Nonprofit founder Jennifer Sills on cultivating better board engagement

Surfboard team

Published on Feb 16, 2024

When Jennifer Sills first founded the CSNK2A1 Foundation, she wanted to hit the ground running. So she built a board designed to maximize the organization’s chances of success and got to work. But after three years of rapid growth (and lots of early success!), she realized it was time to take a step back and figure out how they could do things better and smarter.

We sat down with Jennifer to learn how she leveraged her board to launch a nonprofit dedicated to finding a cure for Okur-Chung Neurodevelopmental Syndrome—a rare genetic disorder caused by a mutation in the CSNK2A1 gene—and what they’re doing to turn their early wins into a longterm vision for success.

Here are our top takeaways from our conversation with Jennifer:

1. Be strategic about how you build your board

When you’re starting a nonprofit, there’s an endless list of things to consider. What’s your name going to be? Who will be your trusted advisors? And what’s your board going to look like?

While many nonprofits (especially in the rare disease space) turn to parents to fill their early board roles, Jennifer knew that recruiting for specific skillsets was the best way they could maximize their chance of success.

She started by creating a wishlist outlining the types of expertise they would need—everything from legal expertise and experience in the VC healthcare space to finance, fundraising, and operational expertise made the list. From there, they reached out to people in their network and started recruiting.

This approach made sure the organization was set up for success from day one and made it possible for them to grow quickly and strategically.

2. Tap into your board members’ individual strengths

While you may have recruited board members for a specific skillset, if you really want to keep them engaged, you have to figure out what their personal motivations are. What are they really interested in? What are they excited about? Maybe you have a board member who, on paper, is good at accounting but loves getting involved in community outreach. Or someone who’s an expert in marketing, but loves fundraising. Whatever it is, find out what each person’s individual strengths are and tap into them.

3. Don’t be afraid to take a step back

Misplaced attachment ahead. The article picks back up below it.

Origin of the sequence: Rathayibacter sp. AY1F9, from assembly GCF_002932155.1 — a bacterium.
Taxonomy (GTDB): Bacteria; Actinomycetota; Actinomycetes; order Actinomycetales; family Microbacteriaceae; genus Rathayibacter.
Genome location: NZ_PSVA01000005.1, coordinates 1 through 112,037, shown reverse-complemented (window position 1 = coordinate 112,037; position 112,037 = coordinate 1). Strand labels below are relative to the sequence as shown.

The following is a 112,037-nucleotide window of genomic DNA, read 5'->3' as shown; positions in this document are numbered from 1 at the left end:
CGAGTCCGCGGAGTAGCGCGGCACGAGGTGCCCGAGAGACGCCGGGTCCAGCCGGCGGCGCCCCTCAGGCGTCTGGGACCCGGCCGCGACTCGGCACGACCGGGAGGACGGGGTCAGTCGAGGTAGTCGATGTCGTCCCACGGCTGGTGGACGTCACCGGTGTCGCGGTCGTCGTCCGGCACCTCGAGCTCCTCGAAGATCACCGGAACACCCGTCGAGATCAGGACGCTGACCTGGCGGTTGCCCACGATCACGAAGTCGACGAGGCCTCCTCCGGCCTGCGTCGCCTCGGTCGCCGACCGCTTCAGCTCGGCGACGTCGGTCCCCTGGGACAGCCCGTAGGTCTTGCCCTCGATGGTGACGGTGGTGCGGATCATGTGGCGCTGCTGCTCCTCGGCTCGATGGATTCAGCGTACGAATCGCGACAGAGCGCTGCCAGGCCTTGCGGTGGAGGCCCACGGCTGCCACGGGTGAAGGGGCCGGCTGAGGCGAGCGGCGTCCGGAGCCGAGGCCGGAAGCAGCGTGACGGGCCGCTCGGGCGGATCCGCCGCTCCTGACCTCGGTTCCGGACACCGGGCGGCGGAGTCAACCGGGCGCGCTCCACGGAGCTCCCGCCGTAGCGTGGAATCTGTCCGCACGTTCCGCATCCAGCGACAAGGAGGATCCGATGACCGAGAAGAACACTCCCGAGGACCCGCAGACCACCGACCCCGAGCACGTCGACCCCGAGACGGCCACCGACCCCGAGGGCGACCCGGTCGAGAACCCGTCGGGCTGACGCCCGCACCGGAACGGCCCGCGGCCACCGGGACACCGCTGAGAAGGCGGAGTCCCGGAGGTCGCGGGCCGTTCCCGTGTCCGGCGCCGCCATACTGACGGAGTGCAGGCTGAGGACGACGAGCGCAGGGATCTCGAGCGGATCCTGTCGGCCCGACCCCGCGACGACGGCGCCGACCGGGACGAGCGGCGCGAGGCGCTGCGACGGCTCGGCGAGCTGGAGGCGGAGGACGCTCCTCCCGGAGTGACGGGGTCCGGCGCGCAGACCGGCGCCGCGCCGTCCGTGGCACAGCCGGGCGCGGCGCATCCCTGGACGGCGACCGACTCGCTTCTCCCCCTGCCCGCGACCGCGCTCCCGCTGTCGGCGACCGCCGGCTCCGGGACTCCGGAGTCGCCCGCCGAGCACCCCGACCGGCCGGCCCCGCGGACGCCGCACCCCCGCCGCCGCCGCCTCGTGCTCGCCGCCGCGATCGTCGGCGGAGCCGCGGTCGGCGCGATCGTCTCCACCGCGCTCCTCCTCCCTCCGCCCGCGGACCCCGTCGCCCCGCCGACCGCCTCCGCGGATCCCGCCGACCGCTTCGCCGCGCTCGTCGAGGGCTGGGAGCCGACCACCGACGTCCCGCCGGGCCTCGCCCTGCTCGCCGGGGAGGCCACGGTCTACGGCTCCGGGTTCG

Anyone who’s founded an organization knows it’s easy to get lost in the day to day. You become so focused on trying to get things done, that you never really pause and reflect on how you’re working.

It wasn’t until the three-and-a-half-year mark (when they were getting ready to hire their first full-time employee) that Jennifer realized they weren’t really working to the best of their ability. Important information was only documented in random email threads and they hadn’t established processes to help keep things moving smoothly.

Jennifer saw the accumulation of these little pain points as a sign that they needed to take a step back and figure out how to do things better and smarter, especially when it came to their board. They started researching board management platforms (which led them to Surfboard!) and took the time to professionalize their nonprofit’s board so they knew they were utilizing the board to the best of their ability.

4. Investing in your board is worth it

Your board will only work as hard as they think you expect them to. And disorganized, disjointed board management sends the message that you don’t expect much.

Using a board management tool helped the CSNK2A1 Foundation get organized which, in turn, made it easier to keep their board members engaged. They started delegating tasks, asking their board for help, and keeping their board engaged on an ongoing basis.

While it can be scary to spend money or carve out time, investing in your board is worth it to help make your goals come to fruition faster.

5. You have to make time for longterm succession planning

Organizations in the rare disease space are often guilty of thinking they’ll start an organization, find a cure, then close their doors. But in reality, these organizations are going to be around much longer than their founders ever anticipated. Part of achieving your mission is thinking about your longterm plans, and taking the time to get organized now so you’re set up for success down the road. Without planning, there’s no opportunity for growth.

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